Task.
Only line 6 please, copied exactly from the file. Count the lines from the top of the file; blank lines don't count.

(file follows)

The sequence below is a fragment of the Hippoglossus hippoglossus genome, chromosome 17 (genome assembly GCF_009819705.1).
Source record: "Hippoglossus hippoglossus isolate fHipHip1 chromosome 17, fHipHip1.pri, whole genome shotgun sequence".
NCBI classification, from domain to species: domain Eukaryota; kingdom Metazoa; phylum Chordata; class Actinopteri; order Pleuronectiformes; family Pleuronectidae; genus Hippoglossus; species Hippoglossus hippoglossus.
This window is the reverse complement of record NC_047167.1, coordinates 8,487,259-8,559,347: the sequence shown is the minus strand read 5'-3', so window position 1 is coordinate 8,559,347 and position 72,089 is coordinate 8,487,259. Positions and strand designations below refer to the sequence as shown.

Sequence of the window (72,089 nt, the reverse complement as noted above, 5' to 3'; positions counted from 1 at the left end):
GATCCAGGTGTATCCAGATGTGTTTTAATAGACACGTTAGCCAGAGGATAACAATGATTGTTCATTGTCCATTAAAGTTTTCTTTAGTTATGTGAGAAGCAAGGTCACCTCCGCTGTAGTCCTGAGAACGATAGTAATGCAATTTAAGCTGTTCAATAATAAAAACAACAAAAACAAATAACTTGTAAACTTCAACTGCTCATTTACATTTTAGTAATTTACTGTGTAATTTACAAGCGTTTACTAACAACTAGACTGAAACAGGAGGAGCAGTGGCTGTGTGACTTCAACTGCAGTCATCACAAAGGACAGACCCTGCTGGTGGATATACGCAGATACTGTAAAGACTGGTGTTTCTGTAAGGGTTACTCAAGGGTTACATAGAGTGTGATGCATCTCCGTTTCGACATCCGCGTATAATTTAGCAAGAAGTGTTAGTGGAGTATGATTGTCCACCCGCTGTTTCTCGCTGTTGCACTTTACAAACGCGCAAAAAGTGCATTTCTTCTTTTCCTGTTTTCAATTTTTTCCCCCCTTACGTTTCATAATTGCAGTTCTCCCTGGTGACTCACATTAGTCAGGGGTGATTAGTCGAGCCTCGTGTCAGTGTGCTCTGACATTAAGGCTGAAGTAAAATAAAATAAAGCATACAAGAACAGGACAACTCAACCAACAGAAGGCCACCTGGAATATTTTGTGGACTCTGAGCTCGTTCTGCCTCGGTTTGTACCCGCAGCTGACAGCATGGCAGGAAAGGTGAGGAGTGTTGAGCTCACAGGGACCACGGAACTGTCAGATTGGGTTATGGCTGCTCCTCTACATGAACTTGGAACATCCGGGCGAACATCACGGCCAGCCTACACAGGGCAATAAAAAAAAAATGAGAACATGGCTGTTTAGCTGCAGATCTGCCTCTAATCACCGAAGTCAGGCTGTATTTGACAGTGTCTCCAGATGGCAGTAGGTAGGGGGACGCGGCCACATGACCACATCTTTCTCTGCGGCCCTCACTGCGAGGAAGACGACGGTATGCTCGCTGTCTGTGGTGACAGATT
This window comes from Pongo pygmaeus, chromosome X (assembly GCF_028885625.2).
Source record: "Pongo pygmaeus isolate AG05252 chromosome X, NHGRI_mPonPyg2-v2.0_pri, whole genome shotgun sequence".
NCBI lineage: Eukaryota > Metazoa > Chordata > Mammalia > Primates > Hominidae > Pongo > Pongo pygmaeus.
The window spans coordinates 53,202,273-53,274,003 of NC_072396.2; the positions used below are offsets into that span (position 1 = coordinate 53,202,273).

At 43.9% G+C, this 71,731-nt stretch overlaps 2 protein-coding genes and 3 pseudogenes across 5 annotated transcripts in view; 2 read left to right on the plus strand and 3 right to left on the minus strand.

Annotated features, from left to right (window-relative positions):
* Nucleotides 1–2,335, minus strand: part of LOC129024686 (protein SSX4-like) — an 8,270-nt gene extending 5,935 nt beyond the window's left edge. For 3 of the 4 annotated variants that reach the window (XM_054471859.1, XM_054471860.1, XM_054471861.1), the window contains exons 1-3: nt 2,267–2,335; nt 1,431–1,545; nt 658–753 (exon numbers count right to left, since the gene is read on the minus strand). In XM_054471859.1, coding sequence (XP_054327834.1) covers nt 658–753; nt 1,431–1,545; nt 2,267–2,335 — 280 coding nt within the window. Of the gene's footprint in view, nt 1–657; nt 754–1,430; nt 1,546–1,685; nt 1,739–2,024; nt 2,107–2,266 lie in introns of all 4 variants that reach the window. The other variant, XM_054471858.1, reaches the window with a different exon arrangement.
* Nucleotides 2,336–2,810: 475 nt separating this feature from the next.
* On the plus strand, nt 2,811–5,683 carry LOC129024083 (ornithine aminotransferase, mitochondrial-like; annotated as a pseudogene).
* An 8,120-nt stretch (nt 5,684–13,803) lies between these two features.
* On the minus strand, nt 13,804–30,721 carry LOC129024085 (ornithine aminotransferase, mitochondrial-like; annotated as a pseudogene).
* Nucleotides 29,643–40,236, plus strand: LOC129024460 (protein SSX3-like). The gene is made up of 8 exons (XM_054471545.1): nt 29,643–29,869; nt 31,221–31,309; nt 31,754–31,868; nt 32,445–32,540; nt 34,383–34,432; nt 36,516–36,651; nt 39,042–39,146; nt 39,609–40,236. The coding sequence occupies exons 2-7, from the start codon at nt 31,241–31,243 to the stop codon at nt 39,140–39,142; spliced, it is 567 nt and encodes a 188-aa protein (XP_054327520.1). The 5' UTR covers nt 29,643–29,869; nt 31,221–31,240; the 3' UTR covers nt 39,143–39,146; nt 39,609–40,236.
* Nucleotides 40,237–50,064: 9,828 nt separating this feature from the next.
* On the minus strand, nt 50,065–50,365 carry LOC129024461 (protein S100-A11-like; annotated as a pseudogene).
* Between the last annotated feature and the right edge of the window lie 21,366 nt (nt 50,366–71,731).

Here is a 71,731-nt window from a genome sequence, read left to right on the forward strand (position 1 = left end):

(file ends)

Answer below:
GATCCAGGTGTATCCAGATGTGTTTTAATAGACACGTTAGCCAGAGGATAACAATGATTGTTCATTGTCCATTAAAGTTTTCTTTAGTTATGTGAGAAGCAAGGTCACCTCCGCTGTAGTCCTGAGAACGATAGTAATGCAATTTAAGCTGTTCAATAATAAAAACAACAAAAACAAATAACTTGTAAACTTCAACTGCTCATTTACATTTTAGTAATTTACTGTGTAATTTACAAGCGTTTACTAACAACTAGACTGAAACAGGAGGAGCAGTGGCTGTGTGACTTCAACTGCAGTCATCACAAAGGACAGACCCTGCTGGTGGATATACGCAGATACTGTAAAGACTGGTGTTTCTGTAAGGGTTACTCAAGGGTTACATAGAGTGTGATGCATCTCCGTTTCGACATCCGCGTATAATTTAGCAAGAAGTGTTAGTGGAGTATGATTGTCCACCCGCTGTTTCTCGCTGTTGCACTTTACAAACGCGCAAAAAGTGCATTTCTTCTTTTCCTGTTTTCAATTTTTTCCCCCCTTACGTTTCATAATTGCAGTTCTCCCTGGTGACTCACATTAGTCAGGGGTGATTAGTCGAGCCTCGTGTCAGTGTGCTCTGACATTAAGGCTGAAGTAAAATAAAATAAAGCATACAAGAACAGGACAACTCAACCAACAGAAGGCCACCTGGAATATTTTGTGGACTCTGAGCTCGTTCTGCCTCGGTTTGTACCCGCAGCTGACAGCATGGCAGGAAAGGTGAGGAGTGTTGAGCTCACAGGGACCACGGAACTGTCAGATTGGGTTATGGCTGCTCCTCTACATGAACTTGGAACATCCGGGCGAACATCACGGCCAGCCTACACAGGGCAATAAAAAAAAAATGAGAACATGGCTGTTTAGCTGCAGATCTGCCTCTAATCACCGAAGTCAGGCTGTATTTGACAGTGTCTCCAGATGGCAGTAGGTAGGGGGACGCGGCCACATGACCACATCTTTCTCTGCGGCCCTCACTGCGAGGAAGACGACGGTATGCTCGCTGTCTGTGGTGACAGATT